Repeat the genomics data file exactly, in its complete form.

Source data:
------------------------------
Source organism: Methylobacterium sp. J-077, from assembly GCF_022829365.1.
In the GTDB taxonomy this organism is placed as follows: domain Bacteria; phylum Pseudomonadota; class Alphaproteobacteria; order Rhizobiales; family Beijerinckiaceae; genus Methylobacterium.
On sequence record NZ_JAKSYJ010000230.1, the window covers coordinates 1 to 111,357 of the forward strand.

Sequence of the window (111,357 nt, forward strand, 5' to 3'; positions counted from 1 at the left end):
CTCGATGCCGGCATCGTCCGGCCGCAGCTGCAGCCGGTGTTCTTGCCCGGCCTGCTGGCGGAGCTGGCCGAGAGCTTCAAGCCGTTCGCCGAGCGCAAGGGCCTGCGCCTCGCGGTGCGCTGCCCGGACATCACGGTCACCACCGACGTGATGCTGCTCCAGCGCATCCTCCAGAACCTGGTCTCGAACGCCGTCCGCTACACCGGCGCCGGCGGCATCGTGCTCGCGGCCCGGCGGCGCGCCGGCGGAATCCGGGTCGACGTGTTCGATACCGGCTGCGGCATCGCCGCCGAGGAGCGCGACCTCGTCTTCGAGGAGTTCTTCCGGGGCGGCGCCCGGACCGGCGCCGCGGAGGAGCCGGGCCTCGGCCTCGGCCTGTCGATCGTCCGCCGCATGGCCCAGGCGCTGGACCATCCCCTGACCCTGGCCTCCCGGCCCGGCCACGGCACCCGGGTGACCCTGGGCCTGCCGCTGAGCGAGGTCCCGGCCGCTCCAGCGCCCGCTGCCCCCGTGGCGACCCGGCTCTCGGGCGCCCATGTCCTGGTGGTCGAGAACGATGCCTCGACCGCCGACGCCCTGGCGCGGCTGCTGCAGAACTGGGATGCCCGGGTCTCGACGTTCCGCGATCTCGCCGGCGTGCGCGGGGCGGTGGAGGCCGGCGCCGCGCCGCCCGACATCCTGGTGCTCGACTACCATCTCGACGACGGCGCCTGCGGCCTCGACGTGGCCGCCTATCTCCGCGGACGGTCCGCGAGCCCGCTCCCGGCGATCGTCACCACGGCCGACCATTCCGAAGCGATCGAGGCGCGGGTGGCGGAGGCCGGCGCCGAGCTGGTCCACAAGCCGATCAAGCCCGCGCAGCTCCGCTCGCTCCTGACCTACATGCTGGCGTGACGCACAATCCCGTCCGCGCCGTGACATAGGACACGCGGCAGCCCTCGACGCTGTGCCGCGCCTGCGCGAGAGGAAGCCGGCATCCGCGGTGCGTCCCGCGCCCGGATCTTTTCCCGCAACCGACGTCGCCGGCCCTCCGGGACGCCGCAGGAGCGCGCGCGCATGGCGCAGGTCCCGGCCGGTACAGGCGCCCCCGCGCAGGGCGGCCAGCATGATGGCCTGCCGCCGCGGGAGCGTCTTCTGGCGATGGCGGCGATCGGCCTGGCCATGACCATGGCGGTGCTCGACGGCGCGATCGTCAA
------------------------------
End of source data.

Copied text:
Source organism: Methylobacterium sp. J-077, from assembly GCF_022829365.1.
In the GTDB taxonomy this organism is placed as follows: domain Bacteria; phylum Pseudomonadota; class Alphaproteobacteria; order Rhizobiales; family Beijerinckiaceae; genus Methylobacterium.
On sequence record NZ_JAKSYJ010000230.1, the window covers coordinates 1 to 111,357 of the forward strand.

Sequence of the window (111,357 nt, forward strand, 5' to 3'; positions counted from 1 at the left end):
CTCGATGCCGGCATCGTCCGGCCGCAGCTGCAGCCGGTGTTCTTGCCCGGCCTGCTGGCGGAGCTGGCCGAGAGCTTCAAGCCGTTCGCCGAGCGCAAGGGCCTGCGCCTCGCGGTGCGCTGCCCGGACATCACGGTCACCACCGACGTGATGCTGCTCCAGCGCATCCTCCAGAACCTGGTCTCGAACGCCGTCCGCTACACCGGCGCCGGCGGCATCGTGCTCGCGGCCCGGCGGCGCGCCGGCGGAATCCGGGTCGACGTGTTCGATACCGGCTGCGGCATCGCCGCCGAGGAGCGCGACCTCGTCTTCGAGGAGTTCTTCCGGGGCGGCGCCCGGACCGGCGCCGCGGAGGAGCCGGGCCTCGGCCTCGGCCTGTCGATCGTCCGCCGCATGGCCCAGGCGCTGGACCATCCCCTGACCCTGGCCTCCCGGCCCGGCCACGGCACCCGGGTGACCCTGGGCCTGCCGCTGAGCGAGGTCCCGGCCGCTCCAGCGCCCGCTGCCCCCGTGGCGACCCGGCTCTCGGGCGCCCATGTCCTGGTGGTCGAGAACGATGCCTCGACCGCCGACGCCCTGGCGCGGCTGCTGCAGAACTGGGATGCCCGGGTCTCGACGTTCCGCGATCTCGCCGGCGTGCGCGGGGCGGTGGAGGCCGGCGCCGCGCCGCCCGACATCCTGGTGCTCGACTACCATCTCGACGACGGCGCCTGCGGCCTCGACGTGGCCGCCTATCTCCGCGGACGGTCCGCGAGCCCGCTCCCGGCGATCGTCACCACGGCCGACCATTCCGAAGCGATCGAGGCGCGGGTGGCGGAGGCCGGCGCCGAGCTGGTCCACAAGCCGATCAAGCCCGCGCAGCTCCGCTCGCTCCTGACCTACATGCTGGCGTGACGCACAATCCCGTCCGCGCCGTGACATAGGACACGCGGCAGCCCTCGACGCTGTGCCGCGCCTGCGCGAGAGGAAGCCGGCATCCGCGGTGCGTCCCGCGCCCGGATCTTTTCCCGCAACCGACGTCGCCGGCCCTCCGGGACGCCGCAGGAGCGCGCGCGCATGGCGCAGGTCCCGGCCGGTACAGGCGCCCCCGCGCAGGGCGGCCAGCATGATGGCCTGCCGCCGCGGGAGCGTCTTCTGGCGATGGCGGCGATCGGCCTGGCCATGACCATGGCGGTGCTCGACGGCGCGATCGTCAA